Anyone who has been near a middle school in recent years has heard of efforts to stop students from bullying: A special school assembly, say, or a letter warning parents to watch for vicious attacks on social media.
Princeton University researcher Betsy Levy Paluck and her colleagues took a more direct approach to reduce this age-old type of conflict. They got popular and influential students to take a stand against it.
The results of Paluck's 2016 study, conducted in 56 middle schools across New Jersey, helped to place her in an elite group this week. She is among 24 winners of this year's MacArthur Fellowships, the coveted awards informally referred to as "genius" grants.
Paluck, 39, a professor of psychology and public affairs at Princeton, said she was stunned by the news and felt the award should be shared among many who have helped her. She also was recognized for her studies of ethnic tolerance in Rwanda and of attitudes toward same-sex marriage.
"This is a real team sport," she said of her research. "You need a lot of hands to get this work done."
Other winners included artists, historians, scientists, and writers, chosen by a secret selection committee from a pool of confidential nominees. Each receives $625,000 from the Chicago-based MacArthur Foundation, spread out over five years to spend as they like.
Like most winners, Paluck had no idea she was under consideration, and learned of the honor several weeks ago via phone. The caller, whose name Paluck did not recognize, asked if she could speak confidentially.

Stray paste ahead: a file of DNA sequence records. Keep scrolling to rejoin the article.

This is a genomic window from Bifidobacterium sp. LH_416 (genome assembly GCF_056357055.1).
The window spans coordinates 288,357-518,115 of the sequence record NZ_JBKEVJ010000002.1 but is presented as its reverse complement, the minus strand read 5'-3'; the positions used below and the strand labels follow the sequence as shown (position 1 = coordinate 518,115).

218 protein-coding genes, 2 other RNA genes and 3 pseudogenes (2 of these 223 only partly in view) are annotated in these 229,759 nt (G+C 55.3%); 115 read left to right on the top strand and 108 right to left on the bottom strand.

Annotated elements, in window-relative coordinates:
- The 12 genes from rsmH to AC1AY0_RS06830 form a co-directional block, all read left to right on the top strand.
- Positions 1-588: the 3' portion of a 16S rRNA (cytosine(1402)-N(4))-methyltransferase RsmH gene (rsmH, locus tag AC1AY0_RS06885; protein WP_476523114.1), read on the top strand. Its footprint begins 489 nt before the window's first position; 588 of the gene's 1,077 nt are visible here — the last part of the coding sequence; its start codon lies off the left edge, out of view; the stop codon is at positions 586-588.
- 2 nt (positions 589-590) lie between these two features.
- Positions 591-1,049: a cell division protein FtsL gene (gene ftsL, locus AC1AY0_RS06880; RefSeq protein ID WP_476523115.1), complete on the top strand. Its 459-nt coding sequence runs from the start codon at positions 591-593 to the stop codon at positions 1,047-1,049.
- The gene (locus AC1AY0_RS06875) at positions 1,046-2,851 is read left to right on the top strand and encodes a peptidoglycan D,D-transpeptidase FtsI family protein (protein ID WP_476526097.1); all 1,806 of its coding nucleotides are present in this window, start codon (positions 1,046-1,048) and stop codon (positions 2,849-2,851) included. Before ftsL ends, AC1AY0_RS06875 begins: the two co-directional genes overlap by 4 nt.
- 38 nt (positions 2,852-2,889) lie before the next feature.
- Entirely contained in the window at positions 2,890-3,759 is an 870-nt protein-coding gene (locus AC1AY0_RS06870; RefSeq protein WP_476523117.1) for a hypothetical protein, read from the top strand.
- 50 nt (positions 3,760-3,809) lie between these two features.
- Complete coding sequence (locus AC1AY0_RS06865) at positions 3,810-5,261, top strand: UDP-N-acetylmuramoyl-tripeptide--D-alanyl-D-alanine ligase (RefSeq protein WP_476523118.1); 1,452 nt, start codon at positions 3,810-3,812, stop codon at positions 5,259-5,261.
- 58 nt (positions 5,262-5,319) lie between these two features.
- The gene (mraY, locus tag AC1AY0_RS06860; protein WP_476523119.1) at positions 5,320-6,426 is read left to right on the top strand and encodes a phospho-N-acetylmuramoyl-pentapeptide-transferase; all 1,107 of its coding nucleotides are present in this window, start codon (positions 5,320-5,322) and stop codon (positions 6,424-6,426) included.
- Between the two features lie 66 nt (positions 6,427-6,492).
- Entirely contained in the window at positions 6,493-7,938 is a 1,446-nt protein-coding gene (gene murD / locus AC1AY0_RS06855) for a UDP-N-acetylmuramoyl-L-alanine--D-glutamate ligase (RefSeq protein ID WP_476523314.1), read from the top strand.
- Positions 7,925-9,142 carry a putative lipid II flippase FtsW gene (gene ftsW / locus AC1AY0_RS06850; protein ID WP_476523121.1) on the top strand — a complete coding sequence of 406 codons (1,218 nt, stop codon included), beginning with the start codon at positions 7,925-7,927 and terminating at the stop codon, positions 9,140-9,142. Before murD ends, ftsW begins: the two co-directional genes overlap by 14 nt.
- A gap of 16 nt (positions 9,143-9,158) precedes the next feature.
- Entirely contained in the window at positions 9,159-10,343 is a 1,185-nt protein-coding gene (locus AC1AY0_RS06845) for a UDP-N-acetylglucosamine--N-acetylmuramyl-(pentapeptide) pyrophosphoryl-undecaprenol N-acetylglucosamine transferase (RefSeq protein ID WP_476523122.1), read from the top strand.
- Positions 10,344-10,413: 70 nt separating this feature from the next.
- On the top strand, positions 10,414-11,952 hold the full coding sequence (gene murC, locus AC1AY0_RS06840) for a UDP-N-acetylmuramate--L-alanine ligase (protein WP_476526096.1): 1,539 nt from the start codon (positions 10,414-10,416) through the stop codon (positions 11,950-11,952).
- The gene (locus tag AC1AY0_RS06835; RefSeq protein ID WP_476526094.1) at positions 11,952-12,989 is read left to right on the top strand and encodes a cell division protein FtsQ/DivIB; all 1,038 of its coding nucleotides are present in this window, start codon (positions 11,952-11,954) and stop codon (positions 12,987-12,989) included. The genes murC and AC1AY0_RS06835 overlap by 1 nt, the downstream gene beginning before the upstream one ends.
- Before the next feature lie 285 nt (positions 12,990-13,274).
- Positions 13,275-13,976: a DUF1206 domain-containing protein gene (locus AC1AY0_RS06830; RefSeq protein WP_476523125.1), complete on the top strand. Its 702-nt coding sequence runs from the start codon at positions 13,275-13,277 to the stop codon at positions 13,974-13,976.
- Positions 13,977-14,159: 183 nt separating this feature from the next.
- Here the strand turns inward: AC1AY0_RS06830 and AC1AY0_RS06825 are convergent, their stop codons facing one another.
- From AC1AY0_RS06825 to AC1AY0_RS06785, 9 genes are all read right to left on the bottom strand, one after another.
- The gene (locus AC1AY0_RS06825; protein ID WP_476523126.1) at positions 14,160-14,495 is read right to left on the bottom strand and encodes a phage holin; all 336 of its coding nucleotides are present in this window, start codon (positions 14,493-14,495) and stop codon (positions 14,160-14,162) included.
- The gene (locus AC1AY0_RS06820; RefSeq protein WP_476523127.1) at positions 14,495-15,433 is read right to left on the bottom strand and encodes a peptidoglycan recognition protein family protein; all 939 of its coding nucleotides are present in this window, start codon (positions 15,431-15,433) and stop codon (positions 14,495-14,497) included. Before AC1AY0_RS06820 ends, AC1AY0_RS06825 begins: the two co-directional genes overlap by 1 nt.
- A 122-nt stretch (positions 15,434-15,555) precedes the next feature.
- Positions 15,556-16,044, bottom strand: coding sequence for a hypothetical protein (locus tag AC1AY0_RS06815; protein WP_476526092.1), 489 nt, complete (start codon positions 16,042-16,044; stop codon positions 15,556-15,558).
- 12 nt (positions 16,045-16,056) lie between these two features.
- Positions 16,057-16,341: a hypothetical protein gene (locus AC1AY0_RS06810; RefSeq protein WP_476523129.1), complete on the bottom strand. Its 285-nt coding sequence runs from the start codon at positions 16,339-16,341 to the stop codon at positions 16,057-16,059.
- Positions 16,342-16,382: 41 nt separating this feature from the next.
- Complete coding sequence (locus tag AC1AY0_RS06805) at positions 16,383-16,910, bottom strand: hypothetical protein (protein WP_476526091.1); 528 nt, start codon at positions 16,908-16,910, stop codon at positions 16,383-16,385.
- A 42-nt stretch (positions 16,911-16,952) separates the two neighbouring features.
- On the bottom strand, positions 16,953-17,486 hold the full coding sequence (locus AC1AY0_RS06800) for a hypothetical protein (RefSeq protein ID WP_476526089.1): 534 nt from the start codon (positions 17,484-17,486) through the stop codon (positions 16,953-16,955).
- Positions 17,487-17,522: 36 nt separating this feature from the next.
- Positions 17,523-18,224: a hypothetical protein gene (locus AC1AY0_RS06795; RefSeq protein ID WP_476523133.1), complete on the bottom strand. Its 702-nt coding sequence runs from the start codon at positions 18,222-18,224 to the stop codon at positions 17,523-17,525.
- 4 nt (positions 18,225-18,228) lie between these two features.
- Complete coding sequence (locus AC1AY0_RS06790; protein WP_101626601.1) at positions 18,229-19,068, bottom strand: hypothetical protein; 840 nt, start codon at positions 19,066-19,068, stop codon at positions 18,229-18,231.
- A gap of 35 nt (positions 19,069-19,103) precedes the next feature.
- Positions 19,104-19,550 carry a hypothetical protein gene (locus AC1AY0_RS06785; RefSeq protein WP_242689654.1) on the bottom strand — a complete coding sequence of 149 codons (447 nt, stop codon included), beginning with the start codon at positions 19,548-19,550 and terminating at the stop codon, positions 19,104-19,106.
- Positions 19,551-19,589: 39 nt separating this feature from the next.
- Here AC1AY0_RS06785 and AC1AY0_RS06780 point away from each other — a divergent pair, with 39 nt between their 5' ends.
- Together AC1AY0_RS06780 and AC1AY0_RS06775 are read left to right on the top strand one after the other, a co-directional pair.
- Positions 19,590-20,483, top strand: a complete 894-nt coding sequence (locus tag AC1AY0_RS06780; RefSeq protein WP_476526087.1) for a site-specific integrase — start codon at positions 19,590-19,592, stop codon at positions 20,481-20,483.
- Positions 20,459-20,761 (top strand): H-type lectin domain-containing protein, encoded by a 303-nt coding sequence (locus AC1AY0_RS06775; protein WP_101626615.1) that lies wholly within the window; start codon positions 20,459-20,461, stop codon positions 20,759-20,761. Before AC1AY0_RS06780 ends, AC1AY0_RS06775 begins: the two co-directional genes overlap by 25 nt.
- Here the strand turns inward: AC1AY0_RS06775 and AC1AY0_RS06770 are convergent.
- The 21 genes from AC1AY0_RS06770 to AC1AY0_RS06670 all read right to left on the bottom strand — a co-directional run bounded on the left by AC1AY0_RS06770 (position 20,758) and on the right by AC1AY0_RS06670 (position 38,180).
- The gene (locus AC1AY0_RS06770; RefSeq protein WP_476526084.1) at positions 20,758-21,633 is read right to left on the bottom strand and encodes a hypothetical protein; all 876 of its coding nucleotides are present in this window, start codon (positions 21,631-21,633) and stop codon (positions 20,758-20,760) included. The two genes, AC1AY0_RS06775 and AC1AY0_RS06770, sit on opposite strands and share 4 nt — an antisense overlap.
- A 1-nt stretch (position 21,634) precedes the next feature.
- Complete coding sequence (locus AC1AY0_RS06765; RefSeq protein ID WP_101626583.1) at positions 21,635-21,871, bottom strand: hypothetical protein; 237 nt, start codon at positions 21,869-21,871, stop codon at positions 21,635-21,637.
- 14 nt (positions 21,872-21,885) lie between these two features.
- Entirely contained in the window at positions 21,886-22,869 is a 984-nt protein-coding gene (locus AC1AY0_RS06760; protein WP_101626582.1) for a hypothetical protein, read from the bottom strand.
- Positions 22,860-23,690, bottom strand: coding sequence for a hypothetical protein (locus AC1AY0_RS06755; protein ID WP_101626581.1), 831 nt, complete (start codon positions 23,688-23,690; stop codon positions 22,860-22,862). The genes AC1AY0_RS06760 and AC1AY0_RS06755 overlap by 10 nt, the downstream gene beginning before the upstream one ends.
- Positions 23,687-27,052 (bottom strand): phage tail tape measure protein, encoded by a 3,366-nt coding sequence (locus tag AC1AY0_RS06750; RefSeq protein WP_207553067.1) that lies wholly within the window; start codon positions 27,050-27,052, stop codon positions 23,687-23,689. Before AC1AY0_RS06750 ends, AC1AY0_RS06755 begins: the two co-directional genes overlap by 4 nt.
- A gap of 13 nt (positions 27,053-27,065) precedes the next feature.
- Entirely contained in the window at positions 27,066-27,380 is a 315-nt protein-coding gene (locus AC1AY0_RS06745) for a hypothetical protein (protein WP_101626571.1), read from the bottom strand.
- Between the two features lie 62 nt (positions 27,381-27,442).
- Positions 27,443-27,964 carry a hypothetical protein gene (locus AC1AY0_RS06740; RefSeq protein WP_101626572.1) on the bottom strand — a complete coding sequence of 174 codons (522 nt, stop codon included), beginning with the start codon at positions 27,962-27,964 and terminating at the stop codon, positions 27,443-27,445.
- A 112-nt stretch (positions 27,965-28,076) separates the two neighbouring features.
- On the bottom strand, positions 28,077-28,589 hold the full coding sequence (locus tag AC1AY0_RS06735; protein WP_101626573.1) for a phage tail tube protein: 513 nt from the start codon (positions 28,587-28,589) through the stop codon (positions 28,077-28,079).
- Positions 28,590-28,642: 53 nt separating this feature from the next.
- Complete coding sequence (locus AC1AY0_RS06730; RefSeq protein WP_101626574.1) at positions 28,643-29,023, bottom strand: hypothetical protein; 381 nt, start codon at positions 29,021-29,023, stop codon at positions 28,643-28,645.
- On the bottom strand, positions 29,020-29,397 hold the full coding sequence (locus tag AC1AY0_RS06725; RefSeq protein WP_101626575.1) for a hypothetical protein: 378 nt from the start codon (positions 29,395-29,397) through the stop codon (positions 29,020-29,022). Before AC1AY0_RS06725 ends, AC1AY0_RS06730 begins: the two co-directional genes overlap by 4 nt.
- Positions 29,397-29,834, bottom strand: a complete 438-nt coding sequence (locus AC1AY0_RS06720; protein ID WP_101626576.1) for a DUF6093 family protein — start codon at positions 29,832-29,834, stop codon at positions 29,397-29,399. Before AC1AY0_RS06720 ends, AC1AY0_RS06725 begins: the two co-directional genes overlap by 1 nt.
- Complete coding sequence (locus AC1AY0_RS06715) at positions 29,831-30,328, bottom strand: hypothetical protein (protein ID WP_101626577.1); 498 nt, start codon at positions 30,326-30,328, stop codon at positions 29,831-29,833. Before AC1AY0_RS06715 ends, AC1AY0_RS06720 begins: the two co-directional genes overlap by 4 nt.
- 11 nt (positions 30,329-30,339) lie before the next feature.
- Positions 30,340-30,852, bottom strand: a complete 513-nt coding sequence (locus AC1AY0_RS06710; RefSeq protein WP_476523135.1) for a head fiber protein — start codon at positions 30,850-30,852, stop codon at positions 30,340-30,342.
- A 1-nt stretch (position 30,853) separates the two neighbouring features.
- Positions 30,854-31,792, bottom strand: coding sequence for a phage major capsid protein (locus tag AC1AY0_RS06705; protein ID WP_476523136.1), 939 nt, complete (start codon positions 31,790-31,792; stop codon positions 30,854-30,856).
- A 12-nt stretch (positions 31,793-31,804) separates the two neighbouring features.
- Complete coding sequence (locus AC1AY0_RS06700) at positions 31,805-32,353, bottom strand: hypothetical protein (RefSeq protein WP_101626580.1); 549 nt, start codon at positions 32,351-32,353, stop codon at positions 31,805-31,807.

Vaguely alarmed, the psychologist shooed all the graduate students out of her office.
"I thought something was wrong," Paluck said.
Elated to learn otherwise, she was sworn to secrecy until the awards were announced Wednesday.
On the bullying study, published in January 2016 in Proceedings of the National Academy of Sciences, Paluck collaborated with Hana Shepherd of Rutgers University and Peter M. Aronow of Yale.
The researchers conducted the experiment with the same rigor that one would use for testing a new drug, randomly selecting half of the 56 schools to participate during the 2012-13 school year.
Students were asked to list peers with whom they had spent time in the last few weeks. From those lists, the researchers calculated which students held the most sway among the student body. These were not necessarily the most popular, but they all were "social referents" — those whose behavior was most likely to be observed.
The researchers then randomly selected participants within the schools — including students who were influential and those who were not — and pulled them out for special sessions where they identified types of conflict at the school and devised campaigns to oppose it. Some decided to give out wristbands as rewards for promoting tolerance, while others spread anti-bullying messages on social media. The key was letting the students, an average of two dozen in each school, take the lead, Paluck said.
"We didn't give them a manual written by adults telling young people, 'Just say no to bullying,' or telling them what to say at all," she said.
The authors found that incidents of peer conflict, as measured by disciplinary records, were 30 percent lower in schools where students were taking a stand against conflict, compared with the schools in which there was no intervention. That was an average figure; the drop in peer conflict was as high as 60 percent in schools where more of the participants held influence in the student body.
Psychologist Stuart Green, director of the New Jersey Coalition for Bullying Awareness and Prevention, said that bullying remains all too prevalent in schools but that Paluck's research was valuable.
"I'm a fan of the work," he said. "It offers a useful understanding of approaches to improving school climate and addressing peer conflict."
Paluck agreed that bullying remains pervasive. The key is to enlist influential students in shaping what is perceived as "normal and desirable," she said.